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:last-of-type

The :last-of-type selector allows you to target the last occurence of an element within its container. It is defined in the CSS Selectors Level 3 spec as a “structural pseudo-class”, meaning it is used to style content based on its relationship with parent and sibling content.

Suppose we have an article with a title, several paragraphs and an image:

<article>
  <h1>A Title</h1>
  <p>Paragraph 1.</p>
  <p>Paragraph 2.</p>
  <p>Paragraph 3.</p>
  <img src="...">
</article>

We want to make the last paragraph smaller, to act as a conclusion to the content (like an editor's note). Instead of giving it a class, we can use :last-of-type to select it:

p:last-of-type {
  font-size: 0.75em;
}

Using :last-of-type is very similar to :nth-child but with one critical difference: it is less specific. In the example above, if we had used p:nth-last-child(1), nothing would happen because the paragraph is not the last child of its parent (the <article>). This reveals the power of :last-of-type: it targets a particular type of element in a particular arrangement with relation to similar siblings, not all siblings.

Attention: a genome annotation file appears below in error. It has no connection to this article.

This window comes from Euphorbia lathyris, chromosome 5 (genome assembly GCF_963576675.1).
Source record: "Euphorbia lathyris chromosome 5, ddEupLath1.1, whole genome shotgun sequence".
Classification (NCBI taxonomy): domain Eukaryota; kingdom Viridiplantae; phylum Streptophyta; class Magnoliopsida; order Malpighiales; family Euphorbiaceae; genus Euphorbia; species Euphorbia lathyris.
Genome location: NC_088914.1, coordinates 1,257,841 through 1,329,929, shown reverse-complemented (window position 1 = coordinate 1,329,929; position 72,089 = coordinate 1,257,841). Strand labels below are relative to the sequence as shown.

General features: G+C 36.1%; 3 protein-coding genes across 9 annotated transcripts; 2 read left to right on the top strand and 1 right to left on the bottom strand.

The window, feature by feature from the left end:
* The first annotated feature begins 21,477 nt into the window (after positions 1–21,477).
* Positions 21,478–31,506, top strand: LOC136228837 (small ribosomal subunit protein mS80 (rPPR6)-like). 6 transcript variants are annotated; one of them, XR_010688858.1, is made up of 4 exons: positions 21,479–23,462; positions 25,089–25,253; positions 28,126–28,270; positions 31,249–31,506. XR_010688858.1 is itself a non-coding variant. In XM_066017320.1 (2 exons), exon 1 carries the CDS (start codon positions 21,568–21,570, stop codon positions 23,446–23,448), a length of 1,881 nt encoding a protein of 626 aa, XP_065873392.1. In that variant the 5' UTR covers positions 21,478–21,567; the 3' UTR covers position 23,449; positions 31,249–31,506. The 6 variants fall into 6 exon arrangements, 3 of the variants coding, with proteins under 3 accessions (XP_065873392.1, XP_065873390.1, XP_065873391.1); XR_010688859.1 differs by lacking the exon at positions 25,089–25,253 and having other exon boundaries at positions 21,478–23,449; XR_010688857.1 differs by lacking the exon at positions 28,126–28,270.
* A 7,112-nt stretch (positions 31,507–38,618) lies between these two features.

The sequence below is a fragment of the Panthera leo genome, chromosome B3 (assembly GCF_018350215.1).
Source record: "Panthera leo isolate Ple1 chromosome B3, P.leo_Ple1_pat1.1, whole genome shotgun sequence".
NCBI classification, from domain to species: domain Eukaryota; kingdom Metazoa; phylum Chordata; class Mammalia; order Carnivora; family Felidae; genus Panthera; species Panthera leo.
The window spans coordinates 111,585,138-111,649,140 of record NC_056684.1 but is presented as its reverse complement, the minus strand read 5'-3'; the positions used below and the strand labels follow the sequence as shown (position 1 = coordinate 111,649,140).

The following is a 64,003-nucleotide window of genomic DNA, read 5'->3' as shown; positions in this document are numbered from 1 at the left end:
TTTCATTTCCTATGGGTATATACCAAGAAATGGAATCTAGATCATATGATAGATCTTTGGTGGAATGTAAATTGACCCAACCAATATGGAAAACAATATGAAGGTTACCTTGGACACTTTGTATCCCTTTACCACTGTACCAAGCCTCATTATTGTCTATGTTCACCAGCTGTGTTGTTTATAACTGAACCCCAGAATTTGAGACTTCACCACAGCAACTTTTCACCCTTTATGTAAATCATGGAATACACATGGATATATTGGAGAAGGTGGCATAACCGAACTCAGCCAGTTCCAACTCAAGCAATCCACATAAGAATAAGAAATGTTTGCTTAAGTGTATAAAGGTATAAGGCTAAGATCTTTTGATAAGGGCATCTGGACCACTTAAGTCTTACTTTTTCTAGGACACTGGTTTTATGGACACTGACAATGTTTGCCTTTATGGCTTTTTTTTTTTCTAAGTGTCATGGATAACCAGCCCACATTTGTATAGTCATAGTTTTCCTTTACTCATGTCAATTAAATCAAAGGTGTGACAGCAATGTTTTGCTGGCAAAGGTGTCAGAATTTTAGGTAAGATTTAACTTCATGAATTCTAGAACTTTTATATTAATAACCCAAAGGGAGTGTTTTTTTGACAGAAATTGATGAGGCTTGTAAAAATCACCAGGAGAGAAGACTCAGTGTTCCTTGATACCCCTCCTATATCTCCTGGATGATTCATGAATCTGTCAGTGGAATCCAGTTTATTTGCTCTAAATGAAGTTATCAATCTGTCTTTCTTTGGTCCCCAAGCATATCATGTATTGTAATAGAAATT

The more complete example below demonstrates the use of :last-of-type and a related pseudo-class selector, :first-of-type.

Check out this Pen!

Other Resources

Browser Support

Chrome Safari Firefox Opera IE Android iOS
Works 3.2+ Works 9.5+ 9+ Works Works

:last-of-type was introduced in CSS Selectors Module 3, which means old versions of browsers do not support it. However, modern browser support is impeccable, and the new pseudo-selectors are widely used in production environments. If you require older browser support, either polyfill for IE, or use these selectors in non-critical ways á la progressive enhancement, which is recommended.

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